All you wanted for Christmas was a puppy! You got one, and now what? Read on for the best way to bring your new puppy into your life and home in a healthy and safe way.
First, take a big, deep breath. If this is your first pup, chances are you’re feeling overwhelmed. The more you can relax, the more your puppy will catch the vibe and lose some of the natural anxiety he feels from being in a new environment.
What You Need
Hopefully, you knew your puppy was coming in advance, so you have time to get the supplies you’ll need. These include the following:
- Food and water bowls – stainless steel is preferred
- Food – ask the breeder what food your puppy has been eating and be sure to feed him the same thing
- Collar and leash – there are many different options here. I will be glad to help you select the best ones for your puppy
- Identification tags – if your puppy should escape, an ID tag with your contact information gives you the best chance of getting him back.
- Toys – in the beginning try out a variety of toy types to see which ones he likes best.
- Treat – get plenty of high-value puppy treats: you’ll need these for training.
Using crates with puppies I find is very important. First, a crate gives them time to relax and sleep because puppies need to be sleeping 18 hours a day. Plus, when you don’t have time to watch them, it’s safe to put them in their crate. To first encourage him into the crate, use treats.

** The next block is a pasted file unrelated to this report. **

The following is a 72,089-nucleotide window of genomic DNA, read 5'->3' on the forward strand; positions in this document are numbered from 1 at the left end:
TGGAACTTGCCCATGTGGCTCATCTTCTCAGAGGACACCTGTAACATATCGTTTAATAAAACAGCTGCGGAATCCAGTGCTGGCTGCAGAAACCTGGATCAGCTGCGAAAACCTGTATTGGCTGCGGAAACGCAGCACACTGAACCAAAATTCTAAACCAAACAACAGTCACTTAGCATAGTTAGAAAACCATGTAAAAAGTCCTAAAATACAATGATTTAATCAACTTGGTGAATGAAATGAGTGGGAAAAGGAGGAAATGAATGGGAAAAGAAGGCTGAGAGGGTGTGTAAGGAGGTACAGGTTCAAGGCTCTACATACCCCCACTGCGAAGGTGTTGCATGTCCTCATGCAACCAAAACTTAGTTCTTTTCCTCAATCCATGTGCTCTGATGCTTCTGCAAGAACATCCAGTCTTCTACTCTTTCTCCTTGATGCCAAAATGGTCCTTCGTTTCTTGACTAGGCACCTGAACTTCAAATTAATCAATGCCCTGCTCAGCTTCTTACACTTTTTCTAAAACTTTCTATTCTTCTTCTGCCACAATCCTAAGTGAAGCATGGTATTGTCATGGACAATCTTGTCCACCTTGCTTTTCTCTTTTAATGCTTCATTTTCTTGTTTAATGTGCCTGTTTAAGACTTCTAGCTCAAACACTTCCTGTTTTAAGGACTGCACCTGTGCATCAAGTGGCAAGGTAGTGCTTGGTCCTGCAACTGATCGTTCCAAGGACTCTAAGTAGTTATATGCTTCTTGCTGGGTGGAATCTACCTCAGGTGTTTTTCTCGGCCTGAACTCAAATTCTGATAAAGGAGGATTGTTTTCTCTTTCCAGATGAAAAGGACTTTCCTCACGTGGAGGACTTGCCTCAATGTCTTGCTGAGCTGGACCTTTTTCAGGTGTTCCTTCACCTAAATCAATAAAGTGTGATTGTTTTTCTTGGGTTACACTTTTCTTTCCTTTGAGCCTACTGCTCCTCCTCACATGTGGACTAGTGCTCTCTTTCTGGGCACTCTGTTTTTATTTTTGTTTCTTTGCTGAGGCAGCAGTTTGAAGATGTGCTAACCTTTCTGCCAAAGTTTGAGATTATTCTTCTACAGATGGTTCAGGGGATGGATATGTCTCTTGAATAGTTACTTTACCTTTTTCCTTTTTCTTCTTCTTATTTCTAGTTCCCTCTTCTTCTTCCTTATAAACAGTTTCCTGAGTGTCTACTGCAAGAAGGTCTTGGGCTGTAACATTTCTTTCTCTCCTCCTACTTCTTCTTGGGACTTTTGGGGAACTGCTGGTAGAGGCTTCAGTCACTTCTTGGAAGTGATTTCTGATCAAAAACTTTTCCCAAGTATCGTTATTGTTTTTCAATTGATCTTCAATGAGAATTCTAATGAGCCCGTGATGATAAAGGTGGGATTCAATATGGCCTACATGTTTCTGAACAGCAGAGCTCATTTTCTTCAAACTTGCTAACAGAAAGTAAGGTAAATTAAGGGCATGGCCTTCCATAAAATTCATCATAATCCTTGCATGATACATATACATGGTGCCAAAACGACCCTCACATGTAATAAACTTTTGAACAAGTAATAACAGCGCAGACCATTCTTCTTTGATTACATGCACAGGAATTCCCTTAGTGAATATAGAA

It’s a great start when they’re young to get them used to their crate, so as they go through life, they know that a crate is not a terrible thing.
Make Your Home Puppy-Safe
Puppies can get themselves into all sorts of trouble so it’s important that you make your home puppy safe.
Set up a small space for your puppy to live in for his first few days or weeks at home. You can put him in a small powder room or use baby gates to section off a small space in a larger area. Put his crate in this area.
Electric Cords and Outlets
Hide cords or use cord concealers and put plastic safety plugs into unused outlets.
Be sure to keep all trash cans covered or well out of reach from curious little noses.
Cleaning Supplies and Medication
Here lurks potential danger so make sure all are locked away or stored up high.
Use this ASPCA guide to determine if any of your household plants are toxic to your puppy and remove those that are toxic promptly. Toxic and Non-Toxic Plant List – Dogs | ASPCA
Before you even bring your puppy into the house, take him outside to the area you have designated as his potty spot.
Your puppy may get it right away that this is where he does his business, while others may take more time. Take him out every 3 hours and after naps and eating. When he goes in his spot, praise him, and give him a treat.
Inside mistakes are inevitable. Don’t punish him. Just clean up the mess and take him outside.
Adults: Your puppy is bound to be scared and traumatized having left his mother, siblings, and the only human he has thus far known. In other words, resist the temptation to have a welcoming party and instead, keep it quiet – just immediate adults in the family; save the little ones for later.
Other pets: Do not introduce any resident pets right away, but after several days, begin to allow the pets to smell the puppy through a baby gate or the closed door on his crate. Do this several times each day for a few days. Once the pets have gotten each other’s scents, allow them into the puppy’s small, confined area. Supervise the interaction closely.
Kids: Special care needs to be taken with the small members of the household. Young kids may be loud and want to pet and pick up the puppy. They need to be instructed to only handle the puppy with adult supervision.
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